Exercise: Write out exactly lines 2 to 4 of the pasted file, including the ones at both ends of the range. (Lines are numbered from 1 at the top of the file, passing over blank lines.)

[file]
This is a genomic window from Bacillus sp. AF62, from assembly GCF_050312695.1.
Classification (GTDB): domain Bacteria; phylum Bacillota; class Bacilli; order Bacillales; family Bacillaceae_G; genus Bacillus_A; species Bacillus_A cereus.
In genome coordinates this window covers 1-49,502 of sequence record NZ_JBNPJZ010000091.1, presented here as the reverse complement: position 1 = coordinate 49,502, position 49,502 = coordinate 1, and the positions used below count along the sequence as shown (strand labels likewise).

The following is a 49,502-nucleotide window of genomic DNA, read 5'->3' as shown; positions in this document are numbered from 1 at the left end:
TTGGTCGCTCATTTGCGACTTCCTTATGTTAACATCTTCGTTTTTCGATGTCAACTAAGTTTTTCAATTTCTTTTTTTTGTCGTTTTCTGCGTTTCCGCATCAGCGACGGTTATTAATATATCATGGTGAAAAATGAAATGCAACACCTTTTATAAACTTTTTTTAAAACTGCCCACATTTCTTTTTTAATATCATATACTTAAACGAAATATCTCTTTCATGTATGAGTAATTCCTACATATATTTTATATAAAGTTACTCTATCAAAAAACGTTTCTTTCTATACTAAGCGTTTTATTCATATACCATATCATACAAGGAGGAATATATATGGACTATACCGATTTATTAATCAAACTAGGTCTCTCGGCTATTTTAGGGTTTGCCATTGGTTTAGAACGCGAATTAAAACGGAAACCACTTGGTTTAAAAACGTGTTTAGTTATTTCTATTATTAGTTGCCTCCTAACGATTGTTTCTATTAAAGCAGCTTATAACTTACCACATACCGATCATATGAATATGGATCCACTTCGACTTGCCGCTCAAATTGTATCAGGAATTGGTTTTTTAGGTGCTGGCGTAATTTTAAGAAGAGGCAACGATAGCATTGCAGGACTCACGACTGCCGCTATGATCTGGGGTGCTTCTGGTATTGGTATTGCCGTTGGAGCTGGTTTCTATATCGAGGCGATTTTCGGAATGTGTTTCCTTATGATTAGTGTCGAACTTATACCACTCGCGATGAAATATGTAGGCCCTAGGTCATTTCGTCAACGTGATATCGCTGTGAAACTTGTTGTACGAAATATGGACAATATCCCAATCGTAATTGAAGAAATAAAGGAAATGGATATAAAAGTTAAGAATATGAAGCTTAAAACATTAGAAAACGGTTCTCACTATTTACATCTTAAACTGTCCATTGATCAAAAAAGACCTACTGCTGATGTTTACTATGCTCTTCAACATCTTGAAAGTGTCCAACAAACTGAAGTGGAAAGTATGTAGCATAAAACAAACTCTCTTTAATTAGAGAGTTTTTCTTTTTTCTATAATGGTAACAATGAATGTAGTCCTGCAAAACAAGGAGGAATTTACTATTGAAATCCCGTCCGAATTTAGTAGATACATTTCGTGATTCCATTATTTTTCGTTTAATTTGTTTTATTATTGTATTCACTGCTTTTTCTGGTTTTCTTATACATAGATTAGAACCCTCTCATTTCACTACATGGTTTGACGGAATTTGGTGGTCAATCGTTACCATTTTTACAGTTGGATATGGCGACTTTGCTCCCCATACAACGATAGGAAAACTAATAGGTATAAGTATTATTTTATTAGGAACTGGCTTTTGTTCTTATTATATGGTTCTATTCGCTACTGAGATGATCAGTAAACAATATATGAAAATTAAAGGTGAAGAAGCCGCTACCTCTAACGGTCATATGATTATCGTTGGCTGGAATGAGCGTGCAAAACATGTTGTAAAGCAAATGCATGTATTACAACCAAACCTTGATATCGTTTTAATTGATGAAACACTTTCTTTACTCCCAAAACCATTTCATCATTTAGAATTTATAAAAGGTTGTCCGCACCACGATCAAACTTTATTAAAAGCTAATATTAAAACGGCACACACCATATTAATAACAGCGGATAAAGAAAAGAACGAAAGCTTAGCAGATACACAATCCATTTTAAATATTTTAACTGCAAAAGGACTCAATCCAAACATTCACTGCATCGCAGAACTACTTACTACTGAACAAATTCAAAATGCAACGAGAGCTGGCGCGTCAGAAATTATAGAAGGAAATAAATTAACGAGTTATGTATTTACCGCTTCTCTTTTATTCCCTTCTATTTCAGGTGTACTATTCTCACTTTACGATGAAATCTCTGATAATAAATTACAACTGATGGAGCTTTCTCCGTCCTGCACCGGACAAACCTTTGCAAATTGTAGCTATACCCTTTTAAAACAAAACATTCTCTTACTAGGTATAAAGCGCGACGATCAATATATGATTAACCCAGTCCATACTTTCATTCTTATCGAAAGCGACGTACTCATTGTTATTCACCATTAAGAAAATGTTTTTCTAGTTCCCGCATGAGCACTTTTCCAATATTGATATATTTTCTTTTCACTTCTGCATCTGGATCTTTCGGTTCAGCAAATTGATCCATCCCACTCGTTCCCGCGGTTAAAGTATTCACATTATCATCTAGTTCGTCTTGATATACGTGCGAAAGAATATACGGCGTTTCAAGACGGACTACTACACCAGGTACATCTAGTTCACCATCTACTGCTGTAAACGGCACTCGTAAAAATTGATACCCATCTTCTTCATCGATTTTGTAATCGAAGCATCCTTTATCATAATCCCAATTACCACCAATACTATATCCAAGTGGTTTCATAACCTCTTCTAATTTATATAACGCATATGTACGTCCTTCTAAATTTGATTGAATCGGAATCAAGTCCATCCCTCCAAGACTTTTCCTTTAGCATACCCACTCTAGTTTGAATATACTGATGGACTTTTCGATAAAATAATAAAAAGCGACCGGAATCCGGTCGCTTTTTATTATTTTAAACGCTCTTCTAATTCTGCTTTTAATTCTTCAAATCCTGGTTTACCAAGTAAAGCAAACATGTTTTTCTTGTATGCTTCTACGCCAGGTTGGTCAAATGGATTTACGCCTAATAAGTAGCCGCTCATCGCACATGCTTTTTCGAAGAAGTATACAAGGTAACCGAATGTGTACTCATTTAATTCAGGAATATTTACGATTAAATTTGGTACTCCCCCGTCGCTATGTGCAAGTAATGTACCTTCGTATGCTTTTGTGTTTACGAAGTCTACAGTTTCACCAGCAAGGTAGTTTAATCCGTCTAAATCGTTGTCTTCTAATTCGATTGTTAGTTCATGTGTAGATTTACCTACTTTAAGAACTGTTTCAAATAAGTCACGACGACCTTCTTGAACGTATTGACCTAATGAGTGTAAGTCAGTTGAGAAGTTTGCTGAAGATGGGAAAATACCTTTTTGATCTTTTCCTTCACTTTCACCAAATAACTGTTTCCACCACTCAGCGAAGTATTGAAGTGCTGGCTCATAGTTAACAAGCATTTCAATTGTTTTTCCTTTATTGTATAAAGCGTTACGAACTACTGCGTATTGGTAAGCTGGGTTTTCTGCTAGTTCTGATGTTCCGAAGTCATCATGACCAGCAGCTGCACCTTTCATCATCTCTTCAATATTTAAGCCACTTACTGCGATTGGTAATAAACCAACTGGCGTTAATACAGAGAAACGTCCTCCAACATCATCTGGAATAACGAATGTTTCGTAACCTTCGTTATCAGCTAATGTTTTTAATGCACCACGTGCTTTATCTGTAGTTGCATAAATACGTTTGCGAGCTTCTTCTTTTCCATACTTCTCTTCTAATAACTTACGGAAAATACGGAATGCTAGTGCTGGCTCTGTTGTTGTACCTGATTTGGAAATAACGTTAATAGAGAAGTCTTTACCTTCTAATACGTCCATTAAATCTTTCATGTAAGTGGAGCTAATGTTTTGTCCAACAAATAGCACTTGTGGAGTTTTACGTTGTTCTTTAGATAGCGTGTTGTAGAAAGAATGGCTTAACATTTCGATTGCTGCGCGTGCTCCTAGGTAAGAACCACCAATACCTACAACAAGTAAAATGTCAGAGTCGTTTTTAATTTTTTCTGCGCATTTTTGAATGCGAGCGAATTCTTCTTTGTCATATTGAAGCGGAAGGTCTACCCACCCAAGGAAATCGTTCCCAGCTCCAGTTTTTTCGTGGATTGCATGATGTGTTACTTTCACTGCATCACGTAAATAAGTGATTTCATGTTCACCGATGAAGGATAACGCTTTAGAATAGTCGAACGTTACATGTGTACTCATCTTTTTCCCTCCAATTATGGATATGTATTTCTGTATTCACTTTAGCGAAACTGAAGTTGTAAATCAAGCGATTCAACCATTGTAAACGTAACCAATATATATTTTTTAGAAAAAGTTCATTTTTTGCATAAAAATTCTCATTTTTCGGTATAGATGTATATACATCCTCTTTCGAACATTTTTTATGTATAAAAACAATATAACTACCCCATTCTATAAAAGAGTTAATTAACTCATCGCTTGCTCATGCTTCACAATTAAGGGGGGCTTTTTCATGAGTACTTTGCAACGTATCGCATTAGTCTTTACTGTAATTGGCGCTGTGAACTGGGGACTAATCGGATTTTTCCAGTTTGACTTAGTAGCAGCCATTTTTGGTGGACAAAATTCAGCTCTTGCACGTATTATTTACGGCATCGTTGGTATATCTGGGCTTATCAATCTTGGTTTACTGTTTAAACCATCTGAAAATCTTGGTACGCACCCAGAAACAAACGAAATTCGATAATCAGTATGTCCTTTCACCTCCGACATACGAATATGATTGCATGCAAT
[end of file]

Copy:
Classification (GTDB): domain Bacteria; phylum Bacillota; class Bacilli; order Bacillales; family Bacillaceae_G; genus Bacillus_A; species Bacillus_A cereus.
In genome coordinates this window covers 1-49,502 of sequence record NZ_JBNPJZ010000091.1, presented here as the reverse complement: position 1 = coordinate 49,502, position 49,502 = coordinate 1, and the positions used below count along the sequence as shown (strand labels likewise).

The following is a 49,502-nucleotide window of genomic DNA, read 5'->3' as shown; positions in this document are numbered from 1 at the left end: